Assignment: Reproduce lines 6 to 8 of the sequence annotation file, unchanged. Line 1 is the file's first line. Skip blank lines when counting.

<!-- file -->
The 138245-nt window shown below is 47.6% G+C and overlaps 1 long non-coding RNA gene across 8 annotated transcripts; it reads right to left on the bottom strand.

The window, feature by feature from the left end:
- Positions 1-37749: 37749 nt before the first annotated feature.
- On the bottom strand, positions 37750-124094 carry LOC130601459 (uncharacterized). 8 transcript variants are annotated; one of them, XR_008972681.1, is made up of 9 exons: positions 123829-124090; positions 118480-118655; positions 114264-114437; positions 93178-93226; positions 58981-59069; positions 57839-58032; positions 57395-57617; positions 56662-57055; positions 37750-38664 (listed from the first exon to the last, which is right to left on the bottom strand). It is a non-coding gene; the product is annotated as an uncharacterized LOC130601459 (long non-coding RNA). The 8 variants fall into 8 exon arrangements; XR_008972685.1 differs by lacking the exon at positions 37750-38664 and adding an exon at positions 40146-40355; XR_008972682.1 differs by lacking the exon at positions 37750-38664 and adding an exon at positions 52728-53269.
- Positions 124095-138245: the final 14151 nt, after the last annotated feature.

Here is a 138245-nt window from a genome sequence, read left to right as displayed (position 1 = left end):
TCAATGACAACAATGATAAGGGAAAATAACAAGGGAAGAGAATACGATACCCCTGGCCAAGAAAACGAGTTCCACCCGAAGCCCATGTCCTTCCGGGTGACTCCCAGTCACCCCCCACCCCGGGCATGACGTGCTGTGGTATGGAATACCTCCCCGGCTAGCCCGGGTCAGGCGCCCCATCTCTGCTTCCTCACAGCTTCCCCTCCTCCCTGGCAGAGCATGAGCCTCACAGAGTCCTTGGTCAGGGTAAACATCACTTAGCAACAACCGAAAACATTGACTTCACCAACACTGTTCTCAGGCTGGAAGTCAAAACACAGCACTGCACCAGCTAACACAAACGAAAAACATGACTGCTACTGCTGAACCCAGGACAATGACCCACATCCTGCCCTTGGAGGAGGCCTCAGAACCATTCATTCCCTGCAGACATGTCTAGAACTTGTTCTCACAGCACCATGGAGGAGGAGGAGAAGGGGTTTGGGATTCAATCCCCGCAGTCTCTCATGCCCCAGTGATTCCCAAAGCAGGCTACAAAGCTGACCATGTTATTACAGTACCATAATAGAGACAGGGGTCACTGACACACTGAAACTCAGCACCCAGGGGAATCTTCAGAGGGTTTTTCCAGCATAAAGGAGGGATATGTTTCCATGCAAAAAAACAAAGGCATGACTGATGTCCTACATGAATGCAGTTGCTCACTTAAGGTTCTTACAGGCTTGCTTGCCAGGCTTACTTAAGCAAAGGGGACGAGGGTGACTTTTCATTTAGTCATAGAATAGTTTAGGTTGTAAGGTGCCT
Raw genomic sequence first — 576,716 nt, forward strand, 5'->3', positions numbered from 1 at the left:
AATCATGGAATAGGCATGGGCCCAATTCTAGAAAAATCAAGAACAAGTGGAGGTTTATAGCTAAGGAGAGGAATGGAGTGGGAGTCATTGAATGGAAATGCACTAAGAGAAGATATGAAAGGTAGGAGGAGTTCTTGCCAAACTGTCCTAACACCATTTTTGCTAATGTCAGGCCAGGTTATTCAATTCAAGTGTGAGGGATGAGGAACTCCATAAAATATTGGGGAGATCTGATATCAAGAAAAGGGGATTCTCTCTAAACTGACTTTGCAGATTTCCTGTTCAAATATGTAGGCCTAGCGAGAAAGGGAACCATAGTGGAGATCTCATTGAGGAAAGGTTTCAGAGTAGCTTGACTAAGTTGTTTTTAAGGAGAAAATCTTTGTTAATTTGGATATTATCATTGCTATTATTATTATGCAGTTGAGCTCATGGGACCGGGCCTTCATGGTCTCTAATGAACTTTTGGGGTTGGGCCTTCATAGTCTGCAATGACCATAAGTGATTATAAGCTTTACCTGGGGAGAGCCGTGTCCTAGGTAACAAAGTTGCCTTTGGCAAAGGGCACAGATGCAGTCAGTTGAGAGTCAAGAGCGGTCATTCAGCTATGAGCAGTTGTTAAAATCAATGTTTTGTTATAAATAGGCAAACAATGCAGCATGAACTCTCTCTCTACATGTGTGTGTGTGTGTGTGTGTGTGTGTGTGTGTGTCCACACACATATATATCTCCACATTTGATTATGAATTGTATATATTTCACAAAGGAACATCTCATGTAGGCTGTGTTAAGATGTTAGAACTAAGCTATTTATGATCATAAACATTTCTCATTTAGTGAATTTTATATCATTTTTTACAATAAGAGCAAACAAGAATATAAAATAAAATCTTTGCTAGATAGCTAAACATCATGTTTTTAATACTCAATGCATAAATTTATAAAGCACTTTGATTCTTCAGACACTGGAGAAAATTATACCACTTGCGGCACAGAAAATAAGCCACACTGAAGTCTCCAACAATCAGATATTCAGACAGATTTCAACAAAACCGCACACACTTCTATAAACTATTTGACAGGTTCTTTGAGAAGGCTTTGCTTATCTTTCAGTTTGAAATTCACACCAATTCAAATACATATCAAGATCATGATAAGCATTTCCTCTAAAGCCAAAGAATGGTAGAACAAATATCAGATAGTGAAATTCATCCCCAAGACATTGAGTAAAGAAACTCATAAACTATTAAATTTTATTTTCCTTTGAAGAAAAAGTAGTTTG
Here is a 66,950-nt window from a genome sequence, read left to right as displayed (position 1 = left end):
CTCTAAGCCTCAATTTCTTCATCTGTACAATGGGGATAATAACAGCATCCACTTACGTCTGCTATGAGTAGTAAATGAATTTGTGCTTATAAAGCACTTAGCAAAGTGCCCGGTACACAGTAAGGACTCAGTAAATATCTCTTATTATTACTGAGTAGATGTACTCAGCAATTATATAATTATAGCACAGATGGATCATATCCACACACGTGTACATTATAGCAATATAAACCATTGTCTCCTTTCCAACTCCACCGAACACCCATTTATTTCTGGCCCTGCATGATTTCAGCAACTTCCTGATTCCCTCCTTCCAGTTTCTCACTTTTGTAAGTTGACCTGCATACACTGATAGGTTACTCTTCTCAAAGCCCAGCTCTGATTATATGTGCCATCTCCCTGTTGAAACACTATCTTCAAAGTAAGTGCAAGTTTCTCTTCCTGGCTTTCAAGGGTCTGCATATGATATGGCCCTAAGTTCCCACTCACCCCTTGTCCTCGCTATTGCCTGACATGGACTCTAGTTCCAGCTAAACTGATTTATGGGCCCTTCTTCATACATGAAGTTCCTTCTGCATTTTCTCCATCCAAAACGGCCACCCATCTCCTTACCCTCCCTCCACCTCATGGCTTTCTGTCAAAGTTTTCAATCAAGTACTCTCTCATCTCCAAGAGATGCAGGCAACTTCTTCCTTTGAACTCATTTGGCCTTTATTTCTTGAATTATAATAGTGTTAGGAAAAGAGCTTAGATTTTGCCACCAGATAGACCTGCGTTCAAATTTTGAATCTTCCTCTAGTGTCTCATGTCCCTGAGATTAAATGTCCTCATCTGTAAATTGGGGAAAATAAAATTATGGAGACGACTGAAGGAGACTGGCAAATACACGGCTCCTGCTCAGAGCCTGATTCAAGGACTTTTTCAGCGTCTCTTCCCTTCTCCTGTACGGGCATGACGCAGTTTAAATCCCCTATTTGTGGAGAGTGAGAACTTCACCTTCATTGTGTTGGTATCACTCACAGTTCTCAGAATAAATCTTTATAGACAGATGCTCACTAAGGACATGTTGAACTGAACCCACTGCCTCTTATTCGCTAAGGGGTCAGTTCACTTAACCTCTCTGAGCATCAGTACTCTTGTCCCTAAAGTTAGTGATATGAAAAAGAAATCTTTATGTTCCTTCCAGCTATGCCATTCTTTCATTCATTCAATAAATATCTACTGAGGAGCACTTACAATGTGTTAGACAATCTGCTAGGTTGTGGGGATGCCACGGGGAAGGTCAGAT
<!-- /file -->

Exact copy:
Here is a 138245-nt window from a genome sequence, read left to right as displayed (position 1 = left end):
TCAATGACAACAATGATAAGGGAAAATAACAAGGGAAGAGAATACGATACCCCTGGCCAAGAAAACGAGTTCCACCCGAAGCCCATGTCCTTCCGGGTGACTCCCAGTCACCCCCCACCCCGGGCATGACGTGCTGTGGTATGGAATACCTCCCCGGCTAGCCCGGGTCAGGCGCCCCATCTCTGCTTCCTCACAGCTTCCCCTCCTCCCTGGCAGAGCATGAGCCTCACAGAGTCCTTGGTCAGGGTAAACATCACTTAGCAACAACCGAAAACATTGACTTCACCAACACTGTTCTCAGGCTGGAAGTCAAAACACAGCACTGCACCAGCTAACACAAACGAAAAACATGACTGCTACTGCTGAACCCAGGACAATGACCCACATCCTGCCCTTGGAGGAGGCCTCAGAACCATTCATTCCCTGCAGACATGTCTAGAACTTGTTCTCACAGCACCATGGAGGAGGAGGAGAAGGGGTTTGGGATTCAATCCCCGCAGTCTCTCATGCCCCAGTGATTCCCAAAGCAGGCTACAAAGCTGACCATGTTATTACAGTACCATAATAGAGACAGGGGTCACTGACACACTGAAACTCAGCACCCAGGGGAATCTTCAGAGGGTTTTTCCAGCATAAAGGAGGGATATGTTTCCATGCAAAAAAACAAAGGCATGACTGATGTCCTACATGAATGCAGTTGCTCACTTAAGGTTCTTACAGGCTTGCTTGCCAGGCTTACTTAAGCAAAGGGGACGAGGGTGACTTTTCATTTAGTCATAGAATAGTTTAGGTTGTAAGGTGCCT
Raw genomic sequence first — 576,716 nt, forward strand, 5'->3', positions numbered from 1 at the left: